I recently was contacted by someone who became engaged in a discussion with a person who said the Bible doesn’t teach that Jesus was God nor did Jesus ever make such a confession. One who makes such a statement reveals their lack of understanding what the Bible teaches about who Jesus was. There are many places in the Four Gospels where Jesus affirms He and the Father are One (John 10:30) and there are numerous NT passages which confirm Jesus was God in the flesh (I Tim 3:16). But there is arguably no passage in the NT which affirms the deity of Jesus and that He and the Father are One more than is found in John 1:1-3, 14. These profound verses read: “In the beginning was the Word, and the Word was with God, and the Word was God. The same was in the beginning with God. All things were made by him; and without him was not anything made that was made.” And John 1:14 reads, “And the Word became flesh and dwelt among us.”
Wow!! What verses. Let’s examine them closely.
John says of Jesus that He was/is the “Word” ( λόγος logos) (1:1; 14). One of the distinctive terms he uses is the Greek word logos. Matter of fact, logos is a keynote theme in the Fourth Gospel. Logos is translated “Word” throughout John. While John uses logos to denote sometimes the message of Jesus or the sum total of Jesus’ teaching, it was applied to Christ Himself, which is the distinctive feature of John in the use of the term. Logos means “a word, being the expression of thought, putting words together and so to speak; an utterance.” Logos is derived from the verb lego, meaning “to say, to speak, and to tell.” When speaking, logos is the expression of one’s thoughts. Logos signified the outward expression of inward thought; words expressing what is in the mind. John is saying that Jesus is God expressed. Christ is the expression of our Creator; He is the Creator being expressed in human form. In Christ, God is revealed, expressed and explained. Jesus as the Word is the divine “Communicator par excellence.“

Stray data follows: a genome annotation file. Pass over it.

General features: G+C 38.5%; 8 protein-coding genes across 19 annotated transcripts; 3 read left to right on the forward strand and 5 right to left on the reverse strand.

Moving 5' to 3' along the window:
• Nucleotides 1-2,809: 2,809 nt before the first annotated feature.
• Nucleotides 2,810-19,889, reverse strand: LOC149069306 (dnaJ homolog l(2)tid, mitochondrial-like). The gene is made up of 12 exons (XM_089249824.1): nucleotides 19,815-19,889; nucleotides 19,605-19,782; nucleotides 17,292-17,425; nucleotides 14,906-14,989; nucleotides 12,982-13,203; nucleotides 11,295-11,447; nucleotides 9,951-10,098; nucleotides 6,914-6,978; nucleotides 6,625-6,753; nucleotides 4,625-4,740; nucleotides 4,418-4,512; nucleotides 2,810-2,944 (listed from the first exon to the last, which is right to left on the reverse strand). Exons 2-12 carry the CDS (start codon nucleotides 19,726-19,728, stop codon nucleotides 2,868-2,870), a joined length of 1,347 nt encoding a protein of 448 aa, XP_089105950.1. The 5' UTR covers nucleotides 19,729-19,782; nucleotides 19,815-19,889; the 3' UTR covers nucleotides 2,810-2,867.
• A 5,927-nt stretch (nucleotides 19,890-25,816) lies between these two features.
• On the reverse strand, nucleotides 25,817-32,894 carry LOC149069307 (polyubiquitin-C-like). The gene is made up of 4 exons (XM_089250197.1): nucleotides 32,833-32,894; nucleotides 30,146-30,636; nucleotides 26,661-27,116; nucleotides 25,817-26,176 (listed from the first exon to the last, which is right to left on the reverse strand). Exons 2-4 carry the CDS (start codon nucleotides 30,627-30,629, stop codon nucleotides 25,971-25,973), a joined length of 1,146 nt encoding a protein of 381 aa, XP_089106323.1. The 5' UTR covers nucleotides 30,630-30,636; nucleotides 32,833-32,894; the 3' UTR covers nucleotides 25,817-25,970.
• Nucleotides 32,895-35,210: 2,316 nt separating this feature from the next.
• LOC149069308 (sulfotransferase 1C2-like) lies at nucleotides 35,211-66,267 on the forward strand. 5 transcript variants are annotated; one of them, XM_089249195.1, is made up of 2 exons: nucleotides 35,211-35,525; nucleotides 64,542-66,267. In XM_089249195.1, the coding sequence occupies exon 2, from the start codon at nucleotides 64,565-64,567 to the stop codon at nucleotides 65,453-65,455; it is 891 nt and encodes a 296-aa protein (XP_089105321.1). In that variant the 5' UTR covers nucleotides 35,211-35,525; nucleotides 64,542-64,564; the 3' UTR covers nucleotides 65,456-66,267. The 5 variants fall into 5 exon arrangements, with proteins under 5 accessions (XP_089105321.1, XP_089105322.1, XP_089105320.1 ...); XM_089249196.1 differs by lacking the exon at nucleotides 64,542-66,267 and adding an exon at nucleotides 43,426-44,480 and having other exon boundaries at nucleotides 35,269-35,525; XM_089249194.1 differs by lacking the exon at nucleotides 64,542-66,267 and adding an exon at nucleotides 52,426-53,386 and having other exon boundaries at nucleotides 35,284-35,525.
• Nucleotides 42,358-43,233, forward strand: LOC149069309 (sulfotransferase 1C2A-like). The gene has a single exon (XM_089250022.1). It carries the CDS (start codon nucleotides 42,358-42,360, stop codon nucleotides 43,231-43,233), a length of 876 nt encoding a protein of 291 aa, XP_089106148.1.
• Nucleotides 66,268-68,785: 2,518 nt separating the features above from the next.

What prompted John to use the term logos? What is the background of the term “Word” John used to describe who Jesus was/is? An understanding of the background of the word logos will shed light in answering the question, “Was Jesus God in the flesh?”
Logos in Greek Sources
The use of logos in a philosophical sense had a long history before its use in John. The earliest Greek writer to give expression to a logos principle was Heraclitus (500 B.C.) He believed that logos was that one abiding principle in the universe that was not subject to change. Logos was the unifying principle, the Law or Reason which accounted for the stable pattern in the ever-changing world. He believed the logos principle pervaded everything.
Plato (400 B.C.) tied the logos principle to his theory of ideas. Behind all things there must be thought, the logos being the giving of expression or verbalization to ideas in the mind. Ideas are abstract, but the self-expression or verbalization of one’s thoughts and ideas was the logos. Aristotle (384-322 B.C.) applied the word logos to refer to a reasoned discourse or an argument. Christ is the reasoned discourse and argument of God!
The Stoics (third-century B.C.) believed the logos was the source of all things. The logos was creative and pervaded all things. While pantheistic, the logos created and held all things together.